To help him, Ronson enlisted Bhasker — collaborator of Kanye West, Taylor Swift, Ed Sheeran, and basically every other world-beating pop star from the past five years — to act as his native sidekick. From there, Ronson accumulated a diverse group of co-conspirators like a DJ poring over his record collection in search of just the right snare and vocal samples. During his swing through the South, Ronson stopped in Jackson, Mississippi, to audition unknown gospel singers and discovered Keyone Starr, who strikes a Chaka Khan pose on “I Can’t Lose,” a Jimmy Jam–Terry Lewisstyle production cut with laser-guided horn blasts courtesy of Trombone Shorty. For three of Uptown’s dreamier, more languid numbers, Ronson utilized Kevin Parker of the Australian psych-rock band Tame Impala, whose lysergic whine fits cozily between the fuzzy guitars and bossa nova rhythms of the standout “Summer Breaking.”

For the opening and closing cuts, “Uptown’s First Finale” and “Crack in the Pearl, Pt. 2,” Ronson heard Stevie Wonder’s unmistakably sweet harmonica tone in his head whenever he played the melody. He tried to find an impersonator to play it on the record, but such a thing doesn’t exist. So Ronson reached out instead to Wonder’s manager, and to his amazement the actual Stevie Wonder booked a studio session in Chicago on a day off from his tour.

Perhaps the least likely of all the contributors to Uptown Special was Pulitzer Prize–winning novelist Michael Chabon, whom Ronson met at a book signing. Ronson wrote Chabon and asked if he’d write the album’s lyrics because Ronson figured Chabon would do a better job than he could, and Chabon agreed.

While effervescent musicality is paramount on Uptown Special, the lyrics do make their presence felt, particularly on the slower numbers. The awesomely seedy Royal Scam tribute “In Case of Fire” ticks off a lethal roll call: “Third Michelada / Second Adderall / To take the edge off the crazy / Jumped out the window / A human cannonball /Congratulations, baby.” If Ronson is the guitar-wielding, band-leading Walter Becker figure, Chabon plays Donald Fagen as a silent partner whose words cut through the technically virtuosic, coke-encrusted soundscapes.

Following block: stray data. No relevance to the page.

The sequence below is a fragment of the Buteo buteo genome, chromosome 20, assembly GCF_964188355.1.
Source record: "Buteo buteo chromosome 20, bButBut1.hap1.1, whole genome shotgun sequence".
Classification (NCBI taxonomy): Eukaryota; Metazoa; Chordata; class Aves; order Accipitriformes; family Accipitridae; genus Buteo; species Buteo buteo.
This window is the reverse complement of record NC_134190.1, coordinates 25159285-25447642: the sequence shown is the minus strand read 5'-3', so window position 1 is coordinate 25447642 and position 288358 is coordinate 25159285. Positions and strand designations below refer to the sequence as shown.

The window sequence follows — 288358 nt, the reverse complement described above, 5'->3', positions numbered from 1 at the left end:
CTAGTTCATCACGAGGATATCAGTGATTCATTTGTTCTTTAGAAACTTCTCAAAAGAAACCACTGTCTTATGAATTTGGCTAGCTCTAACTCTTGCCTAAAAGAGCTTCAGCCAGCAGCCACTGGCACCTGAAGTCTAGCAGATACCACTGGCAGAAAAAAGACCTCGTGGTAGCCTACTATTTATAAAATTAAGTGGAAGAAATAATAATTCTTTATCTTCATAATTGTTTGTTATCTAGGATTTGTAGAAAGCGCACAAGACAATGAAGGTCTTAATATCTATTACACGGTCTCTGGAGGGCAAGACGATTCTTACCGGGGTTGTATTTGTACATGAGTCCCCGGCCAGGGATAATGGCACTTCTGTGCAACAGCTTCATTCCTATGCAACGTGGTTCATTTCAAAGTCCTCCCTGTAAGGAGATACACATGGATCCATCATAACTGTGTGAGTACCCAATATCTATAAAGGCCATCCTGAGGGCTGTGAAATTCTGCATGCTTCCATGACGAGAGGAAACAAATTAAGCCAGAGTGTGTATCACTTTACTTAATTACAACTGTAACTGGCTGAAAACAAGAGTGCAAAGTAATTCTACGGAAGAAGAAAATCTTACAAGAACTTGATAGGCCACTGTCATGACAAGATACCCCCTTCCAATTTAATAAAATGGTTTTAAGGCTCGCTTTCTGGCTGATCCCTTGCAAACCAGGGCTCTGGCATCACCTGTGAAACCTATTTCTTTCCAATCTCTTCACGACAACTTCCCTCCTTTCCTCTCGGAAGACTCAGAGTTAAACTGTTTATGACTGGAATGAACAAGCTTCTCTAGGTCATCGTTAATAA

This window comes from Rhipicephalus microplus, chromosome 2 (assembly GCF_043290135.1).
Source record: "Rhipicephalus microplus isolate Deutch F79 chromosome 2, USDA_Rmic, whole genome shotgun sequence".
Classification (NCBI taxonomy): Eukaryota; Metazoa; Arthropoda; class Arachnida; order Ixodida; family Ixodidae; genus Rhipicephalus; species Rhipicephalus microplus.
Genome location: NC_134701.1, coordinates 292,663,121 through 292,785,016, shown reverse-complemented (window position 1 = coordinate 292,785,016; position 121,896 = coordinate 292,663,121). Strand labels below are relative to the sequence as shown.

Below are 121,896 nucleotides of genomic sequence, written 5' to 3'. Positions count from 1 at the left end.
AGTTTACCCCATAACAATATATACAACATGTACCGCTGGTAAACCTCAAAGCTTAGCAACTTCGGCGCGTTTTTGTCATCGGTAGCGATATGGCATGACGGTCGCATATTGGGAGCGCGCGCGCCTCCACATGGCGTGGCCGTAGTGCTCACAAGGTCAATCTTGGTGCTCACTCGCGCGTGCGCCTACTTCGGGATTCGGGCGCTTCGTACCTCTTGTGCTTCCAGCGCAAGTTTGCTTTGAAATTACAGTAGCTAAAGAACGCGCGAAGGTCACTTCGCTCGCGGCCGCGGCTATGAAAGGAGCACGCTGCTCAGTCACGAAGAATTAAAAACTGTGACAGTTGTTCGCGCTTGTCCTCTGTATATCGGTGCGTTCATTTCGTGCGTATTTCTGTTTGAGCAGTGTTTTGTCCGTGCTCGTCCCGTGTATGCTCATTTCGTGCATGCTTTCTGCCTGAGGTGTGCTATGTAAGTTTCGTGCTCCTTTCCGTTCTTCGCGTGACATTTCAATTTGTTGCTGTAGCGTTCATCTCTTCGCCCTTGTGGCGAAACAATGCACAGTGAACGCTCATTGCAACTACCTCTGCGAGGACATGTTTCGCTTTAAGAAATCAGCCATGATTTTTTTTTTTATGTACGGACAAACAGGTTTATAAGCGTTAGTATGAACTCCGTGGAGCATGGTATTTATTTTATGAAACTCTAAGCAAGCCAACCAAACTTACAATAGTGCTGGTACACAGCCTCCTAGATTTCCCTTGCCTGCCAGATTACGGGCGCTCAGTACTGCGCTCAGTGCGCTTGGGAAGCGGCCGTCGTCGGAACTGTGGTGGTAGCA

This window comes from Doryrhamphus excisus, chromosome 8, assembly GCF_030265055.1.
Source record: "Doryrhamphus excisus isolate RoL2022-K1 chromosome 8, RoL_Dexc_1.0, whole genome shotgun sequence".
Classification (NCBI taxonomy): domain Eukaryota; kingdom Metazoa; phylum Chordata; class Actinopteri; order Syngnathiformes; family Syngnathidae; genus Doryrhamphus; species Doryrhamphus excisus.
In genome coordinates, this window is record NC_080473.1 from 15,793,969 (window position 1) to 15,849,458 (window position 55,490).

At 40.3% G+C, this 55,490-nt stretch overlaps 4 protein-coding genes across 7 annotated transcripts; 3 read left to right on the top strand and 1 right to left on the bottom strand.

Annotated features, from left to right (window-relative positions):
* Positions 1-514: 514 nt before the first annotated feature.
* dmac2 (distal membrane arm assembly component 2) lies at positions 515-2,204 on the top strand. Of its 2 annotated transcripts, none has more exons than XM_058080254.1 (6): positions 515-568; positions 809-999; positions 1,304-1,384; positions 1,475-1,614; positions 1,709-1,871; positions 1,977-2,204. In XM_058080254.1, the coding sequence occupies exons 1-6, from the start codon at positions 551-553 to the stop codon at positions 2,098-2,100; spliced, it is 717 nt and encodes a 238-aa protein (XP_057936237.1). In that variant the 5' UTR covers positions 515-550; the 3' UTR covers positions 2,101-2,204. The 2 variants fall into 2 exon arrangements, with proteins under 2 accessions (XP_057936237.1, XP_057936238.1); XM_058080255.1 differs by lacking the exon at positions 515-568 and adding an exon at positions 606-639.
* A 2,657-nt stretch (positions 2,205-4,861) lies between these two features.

Referencing other people’s records is unavoidable when talking about Uptown Special, just as it is when talking about pretty much anyone’s music these days. Pastiche is the foundation of modern pop. Much of the defining music of the ’10s, whether we’re talking albums (Adele’s 21, Frank Ocean’s Channel Orange, Kendrick Lamar’s Good Kid, M.A.A.D. City, Taylor Swift’s 1989) or singles (Cee Lo Green’s “Fuck You,” Daft Punk’s “Get Lucky,” Robin Thicke’s “Blurred Lines,” Pharrell Williams’s “Happy”), doesn’t seem specific to this decade or even this century. This is partly due to how easily casual listeners can deconstruct new songs into their composite influences. We’re all amateur musicologists who can trace the roots of any artist’s work with a simple Google search and follow up at the nearest streaming music service. Therefore, nothing ever seems truly new, even if “new” was only ever the sum total of cherry-picked sounds that were reassembled in a novel way and delivered with panache.

The BRIT Awards 2008 with MasterCardGetty images

But even if contemporary listeners are inclined to perceive modern music as a grab bag of recycled references, does the actual music truly have any distinctive attributes that listeners 10 years from now will be able to identify as specific to this time, the way the ’70s, ’80s, and ’90s are associated with certain sounds?